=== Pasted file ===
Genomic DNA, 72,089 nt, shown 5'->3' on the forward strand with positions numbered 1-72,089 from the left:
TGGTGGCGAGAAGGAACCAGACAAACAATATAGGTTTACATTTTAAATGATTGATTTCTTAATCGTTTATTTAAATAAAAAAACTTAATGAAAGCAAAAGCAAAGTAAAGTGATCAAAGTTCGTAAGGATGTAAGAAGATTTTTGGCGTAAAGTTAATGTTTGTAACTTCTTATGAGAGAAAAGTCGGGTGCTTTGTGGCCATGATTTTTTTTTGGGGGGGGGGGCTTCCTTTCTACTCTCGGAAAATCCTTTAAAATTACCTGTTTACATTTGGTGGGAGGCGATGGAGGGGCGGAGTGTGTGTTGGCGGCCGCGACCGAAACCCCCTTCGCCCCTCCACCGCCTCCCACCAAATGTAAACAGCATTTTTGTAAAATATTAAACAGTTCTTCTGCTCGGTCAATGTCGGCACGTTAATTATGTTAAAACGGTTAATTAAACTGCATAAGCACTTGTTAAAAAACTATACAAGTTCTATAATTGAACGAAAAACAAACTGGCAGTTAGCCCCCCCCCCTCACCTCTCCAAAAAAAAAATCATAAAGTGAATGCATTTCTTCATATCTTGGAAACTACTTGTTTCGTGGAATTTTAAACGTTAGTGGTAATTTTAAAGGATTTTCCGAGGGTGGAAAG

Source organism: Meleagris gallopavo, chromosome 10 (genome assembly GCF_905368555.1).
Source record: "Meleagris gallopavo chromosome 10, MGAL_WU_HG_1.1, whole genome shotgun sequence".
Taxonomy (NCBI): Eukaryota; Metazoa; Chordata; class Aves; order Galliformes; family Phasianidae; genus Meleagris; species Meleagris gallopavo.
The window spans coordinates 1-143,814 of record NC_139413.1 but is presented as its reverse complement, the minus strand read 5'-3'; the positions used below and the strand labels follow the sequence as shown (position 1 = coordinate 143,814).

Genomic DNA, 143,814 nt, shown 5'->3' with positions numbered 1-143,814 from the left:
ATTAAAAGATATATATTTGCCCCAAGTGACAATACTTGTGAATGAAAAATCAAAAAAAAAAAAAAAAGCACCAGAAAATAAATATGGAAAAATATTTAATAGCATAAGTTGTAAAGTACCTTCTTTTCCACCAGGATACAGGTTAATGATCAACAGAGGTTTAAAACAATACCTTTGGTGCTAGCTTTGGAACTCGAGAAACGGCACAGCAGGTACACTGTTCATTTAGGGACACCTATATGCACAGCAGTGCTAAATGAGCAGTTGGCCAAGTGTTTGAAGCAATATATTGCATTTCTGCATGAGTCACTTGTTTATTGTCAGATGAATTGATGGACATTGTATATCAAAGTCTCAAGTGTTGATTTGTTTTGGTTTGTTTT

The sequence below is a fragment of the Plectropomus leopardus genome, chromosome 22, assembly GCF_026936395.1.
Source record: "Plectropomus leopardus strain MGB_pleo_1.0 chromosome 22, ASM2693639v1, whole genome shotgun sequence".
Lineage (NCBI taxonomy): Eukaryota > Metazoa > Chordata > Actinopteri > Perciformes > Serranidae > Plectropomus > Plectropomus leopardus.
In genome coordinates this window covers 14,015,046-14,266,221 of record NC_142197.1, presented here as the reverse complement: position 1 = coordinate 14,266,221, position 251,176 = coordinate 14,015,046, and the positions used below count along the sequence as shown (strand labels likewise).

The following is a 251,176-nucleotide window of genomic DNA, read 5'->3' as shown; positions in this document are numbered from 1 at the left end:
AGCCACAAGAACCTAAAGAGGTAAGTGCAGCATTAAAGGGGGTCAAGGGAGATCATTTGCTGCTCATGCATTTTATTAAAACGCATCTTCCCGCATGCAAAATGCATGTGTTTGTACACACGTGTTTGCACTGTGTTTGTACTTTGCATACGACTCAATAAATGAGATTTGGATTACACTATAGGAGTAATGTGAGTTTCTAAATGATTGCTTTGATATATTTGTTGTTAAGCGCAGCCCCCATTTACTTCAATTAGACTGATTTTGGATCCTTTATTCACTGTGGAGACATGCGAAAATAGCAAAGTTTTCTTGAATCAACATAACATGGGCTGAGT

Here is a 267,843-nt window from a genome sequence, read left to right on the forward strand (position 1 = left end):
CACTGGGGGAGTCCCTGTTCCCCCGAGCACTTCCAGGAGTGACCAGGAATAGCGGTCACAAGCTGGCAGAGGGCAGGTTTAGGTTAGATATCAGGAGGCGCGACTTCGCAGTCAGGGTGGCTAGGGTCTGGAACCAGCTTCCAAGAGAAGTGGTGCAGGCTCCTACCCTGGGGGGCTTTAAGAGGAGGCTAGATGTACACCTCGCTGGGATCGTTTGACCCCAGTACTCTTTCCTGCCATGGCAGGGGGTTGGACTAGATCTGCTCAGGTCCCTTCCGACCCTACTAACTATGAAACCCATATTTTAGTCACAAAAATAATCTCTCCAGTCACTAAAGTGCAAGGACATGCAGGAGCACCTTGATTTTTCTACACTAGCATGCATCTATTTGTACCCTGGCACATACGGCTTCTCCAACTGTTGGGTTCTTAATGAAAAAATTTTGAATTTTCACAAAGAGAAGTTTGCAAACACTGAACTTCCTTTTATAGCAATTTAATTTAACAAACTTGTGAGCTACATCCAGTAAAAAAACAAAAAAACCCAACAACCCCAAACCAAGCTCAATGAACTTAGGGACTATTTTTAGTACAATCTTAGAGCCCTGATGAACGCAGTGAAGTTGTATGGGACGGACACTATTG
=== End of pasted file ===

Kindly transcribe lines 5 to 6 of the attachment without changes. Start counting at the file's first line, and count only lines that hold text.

Taxonomy (NCBI): Eukaryota; Metazoa; Chordata; class Aves; order Galliformes; family Phasianidae; genus Meleagris; species Meleagris gallopavo.
The window spans coordinates 1-143,814 of record NC_139413.1 but is presented as its reverse complement, the minus strand read 5'-3'; the positions used below and the strand labels follow the sequence as shown (position 1 = coordinate 143,814).